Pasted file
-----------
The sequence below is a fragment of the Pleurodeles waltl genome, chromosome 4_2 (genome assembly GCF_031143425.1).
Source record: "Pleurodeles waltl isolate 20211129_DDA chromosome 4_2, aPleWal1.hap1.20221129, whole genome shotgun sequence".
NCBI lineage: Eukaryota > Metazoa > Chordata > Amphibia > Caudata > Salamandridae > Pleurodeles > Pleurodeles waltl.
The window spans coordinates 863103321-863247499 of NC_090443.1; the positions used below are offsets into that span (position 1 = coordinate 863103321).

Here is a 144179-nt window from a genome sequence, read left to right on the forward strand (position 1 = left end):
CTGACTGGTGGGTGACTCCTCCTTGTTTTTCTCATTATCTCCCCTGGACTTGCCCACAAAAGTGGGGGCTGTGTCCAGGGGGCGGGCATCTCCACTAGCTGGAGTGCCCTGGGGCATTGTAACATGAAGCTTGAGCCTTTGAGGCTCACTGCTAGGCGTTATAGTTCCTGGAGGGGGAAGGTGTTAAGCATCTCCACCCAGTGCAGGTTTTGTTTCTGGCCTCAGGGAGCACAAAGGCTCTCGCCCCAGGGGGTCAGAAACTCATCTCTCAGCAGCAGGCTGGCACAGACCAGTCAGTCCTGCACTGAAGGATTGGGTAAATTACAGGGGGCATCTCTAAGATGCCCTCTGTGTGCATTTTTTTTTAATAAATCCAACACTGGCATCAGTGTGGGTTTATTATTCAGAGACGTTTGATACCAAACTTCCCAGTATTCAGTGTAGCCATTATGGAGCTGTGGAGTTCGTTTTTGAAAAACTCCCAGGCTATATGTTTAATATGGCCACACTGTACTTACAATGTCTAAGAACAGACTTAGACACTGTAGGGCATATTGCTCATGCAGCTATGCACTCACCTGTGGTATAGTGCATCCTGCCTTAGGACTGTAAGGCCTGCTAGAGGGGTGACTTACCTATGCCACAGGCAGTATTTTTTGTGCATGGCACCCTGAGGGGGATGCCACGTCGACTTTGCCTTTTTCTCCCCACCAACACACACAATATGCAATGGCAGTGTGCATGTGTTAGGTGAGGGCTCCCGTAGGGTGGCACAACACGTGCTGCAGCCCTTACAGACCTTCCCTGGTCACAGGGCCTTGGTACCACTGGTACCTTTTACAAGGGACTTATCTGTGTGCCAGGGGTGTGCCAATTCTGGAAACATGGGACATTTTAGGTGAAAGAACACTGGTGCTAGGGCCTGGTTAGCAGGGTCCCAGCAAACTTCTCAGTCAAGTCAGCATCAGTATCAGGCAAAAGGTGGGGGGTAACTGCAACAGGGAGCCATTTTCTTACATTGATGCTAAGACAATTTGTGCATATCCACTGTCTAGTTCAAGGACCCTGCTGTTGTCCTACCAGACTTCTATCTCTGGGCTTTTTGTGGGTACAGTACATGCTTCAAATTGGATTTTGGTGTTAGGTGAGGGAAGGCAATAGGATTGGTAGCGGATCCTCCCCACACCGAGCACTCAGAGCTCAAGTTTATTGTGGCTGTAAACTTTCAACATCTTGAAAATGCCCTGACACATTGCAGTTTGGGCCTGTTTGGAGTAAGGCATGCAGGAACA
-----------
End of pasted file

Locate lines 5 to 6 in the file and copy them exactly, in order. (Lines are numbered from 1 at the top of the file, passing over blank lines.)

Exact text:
Here is a 144179-nt window from a genome sequence, read left to right on the forward strand (position 1 = left end):
CTGACTGGTGGGTGACTCCTCCTTGTTTTTCTCATTATCTCCCCTGGACTTGCCCACAAAAGTGGGGGCTGTGTCCAGGGGGCGGGCATCTCCACTAGCTGGAGTGCCCTGGGGCATTGTAACATGAAGCTTGAGCCTTTGAGGCTCACTGCTAGGCGTTATAGTTCCTGGAGGGGGAAGGTGTTAAGCATCTCCACCCAGTGCAGGTTTTGTTTCTGGCCTCAGGGAGCACAAAGGCTCTCGCCCCAGGGGGTCAGAAACTCATCTCTCAGCAGCAGGCTGGCACAGACCAGTCAGTCCTGCACTGAAGGATTGGGTAAATTACAGGGGGCATCTCTAAGATGCCCTCTGTGTGCATTTTTTTTTAATAAATCCAACACTGGCATCAGTGTGGGTTTATTATTCAGAGACGTTTGATACCAAACTTCCCAGTATTCAGTGTAGCCATTATGGAGCTGTGGAGTTCGTTTTTGAAAAACTCCCAGGCTATATGTTTAATATGGCCACACTGTACTTACAATGTCTAAGAACAGACTTAGACACTGTAGGGCATATTGCTCATGCAGCTATGCACTCACCTGTGGTATAGTGCATCCTGCCTTAGGACTGTAAGGCCTGCTAGAGGGGTGACTTACCTATGCCACAGGCAGTATTTTTTGTGCATGGCACCCTGAGGGGGATGCCACGTCGACTTTGCCTTTTTCTCCCCACCAACACACACAATATGCAATGGCAGTGTGCATGTGTTAGGTGAGGGCTCCCGTAGGGTGGCACAACACGTGCTGCAGCCCTTACAGACCTTCCCTGGTCACAGGGCCTTGGTACCACTGGTACCTTTTACAAGGGACTTATCTGTGTGCCAGGGGTGTGCCAATTCTGGAAACATGGGACATTTTAGGTGAAAGAACACTGGTGCTAGGGCCTGGTTAGCAGGGTCCCAGCAAACTTCTCAGTCAAGTCAGCATCAGTATCAGGCAAAAGGTGGGGGGTAACTGCAACAGGGAGCCATTTTCTTACATTGATGCTAAGACAATTTGTGCATATCCACTGTCTAGTTCAAGGACCCTGCTGTTGTCCTACCAGACTTCTATCTCTGGGCTTTTTGTGGGTACAGTACATGCTTCAAATTGGATTTTGGTGTTAGGTGAGGGAAGGCAATAGGATTGGTAGCGGATCCTCCCCACACCGAGCACTCAGAGCTCAAGTTTATTGTGGCTGTAAACTTTCAACATCTTGAAAATGCCCTGACACATTGCAGTTTGGGCCTGTTTGGAGTAAGGCATGCAGGAACA